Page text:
Sure, a Super Bowl coming to Miami would be great. One that has the Miami Dolphins playing in it would be even better. A mega-event like the Super Bowl is guaranteed to harness national attention and pride within the city of Miami. But, both those thing are hard to measure.
First, let’s look at what it supposedly will take for a Super Bowl to return to Miami: according to the Craig Davis article, $200 million from owner Steve Ross along with another $375-400 million from the public. For our sake, let’s assume the public will fund $400 million for the stadium upgrades.
How do we measure pride in the city of Miami? Well, if having a Super Bowl truly means something to the Miami-Dade citizens, it will only take about $156 per person. That is—if every person gains some utility from having a Super Bowl or National Championship in Miami, it will only cost each person the $156. A number that could be allocated over time, perhaps (think $156 over 10 years and what a deal we have!).
The problem is that for every die-hard Miami-Dade football fan, there is probably an equal or greater population that does not give a damn about a football game in Miami. You even have to question if an average football fan or average household is willing to fund $156 dollars for this. They may easily wish to spend their money elsewhere. Children, too, who are accounted for in population records, certainly won’t have the money to pay for this. The burden, then, on a per-person basis, is even greater than $156.
So… Miami’s stadium renovations seem to be off to a rough start. Let’s see how the national attention of mega-events can help the city.
Hotels have already increased their bed tax one cent. A step in the right direction.
The Marlins are about as popular as a Little League team right now, and the public funded the majority of the $600+ million new stadium. The public probably doesn’t want to be duped again. Not this soon.
So, we must ask, if the renovations will bring in Super Bowls and mega-events, then this will be a good investment, right? The public won’t face such a burden, right?
Super Bowls and mega-events attract a national crowd, instead of just locals for typical Dolphins games. This means new people coming in to the city. But, does this mean economic benefit for the city?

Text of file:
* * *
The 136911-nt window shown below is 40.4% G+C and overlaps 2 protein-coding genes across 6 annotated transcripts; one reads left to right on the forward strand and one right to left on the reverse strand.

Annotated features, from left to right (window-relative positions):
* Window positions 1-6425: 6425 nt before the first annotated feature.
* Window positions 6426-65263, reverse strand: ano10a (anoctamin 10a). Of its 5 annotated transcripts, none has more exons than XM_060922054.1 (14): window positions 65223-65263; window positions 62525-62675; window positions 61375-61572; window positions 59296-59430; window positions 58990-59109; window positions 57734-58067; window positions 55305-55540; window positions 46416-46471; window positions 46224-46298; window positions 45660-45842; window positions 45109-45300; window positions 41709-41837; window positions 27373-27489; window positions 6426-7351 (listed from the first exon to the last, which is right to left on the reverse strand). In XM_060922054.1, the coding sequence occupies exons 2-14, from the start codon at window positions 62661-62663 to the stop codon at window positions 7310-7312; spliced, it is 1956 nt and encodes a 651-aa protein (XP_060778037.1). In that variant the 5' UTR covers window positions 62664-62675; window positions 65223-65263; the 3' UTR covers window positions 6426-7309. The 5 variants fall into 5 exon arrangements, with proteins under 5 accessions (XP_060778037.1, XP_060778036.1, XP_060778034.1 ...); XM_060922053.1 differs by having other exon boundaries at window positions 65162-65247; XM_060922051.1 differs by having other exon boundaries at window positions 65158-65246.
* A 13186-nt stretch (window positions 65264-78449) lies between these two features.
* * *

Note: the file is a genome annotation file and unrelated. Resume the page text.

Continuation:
In a situation with a Super Bowl, say, people will travel from across the country to Miami to watch the game. This creates different spending behavior from locals, for they likely leave the city to avoid the commotion of the tourists for the game, or at least avoid popular destinations that these tourists could take over. Bottom line: locals must redirect their money from normal expenditures because of the influx of tourists within the area.
Furthermore, with a mega-event bringing in many tourists under the national spotlight, the city itself must spend money to accommodate for the game itself, but also must increase security. Don’t assume a Super Bowl is all-profitable when the city itself endures expenditures to prepare for the game itself.
Hotels, amongst other businesses, jack up prices, which motivates tourists to seek a cheaper hotel outside the city or county. Broward County is not being asked to pay for the stadium upgrades. If a tourist for the game stays in Broward County, this creates an obvious economic leakage.
Miami is already a tourist attraction. How does one separate the money from tourism not associated with a Super Bowl? The revenue from Super Bowl games is distributed throughout the league, is it not? What does a $1,000 ticket have to do with Miami’s economy? Nothing.
What happens the day after the Super Bowl? Do the increased number of security guards for the event maintain their positions? These are all economic factors that are not equated into hosting a Super Bowl or mega-event. There is no certain way to measure the impact. The public could be paying $400 million for an event that drives them away from the city because of its commotion, or for a leakage that arises when tourists go to the game but stay in a neighboring area.
The public is paying for something that is bigger than them. Super Bowls aren’t for the citizens of Miami, they’re for the entire nation. Sure, Mr. Ross makes it sound like it’s a delightful and obvious investment, but what happens to the security guard who was hired specifically for the Super Bowl? Where does he go? Does he reap any of the reported billion dollar economic gains? Probably not, but he did probably pay for it.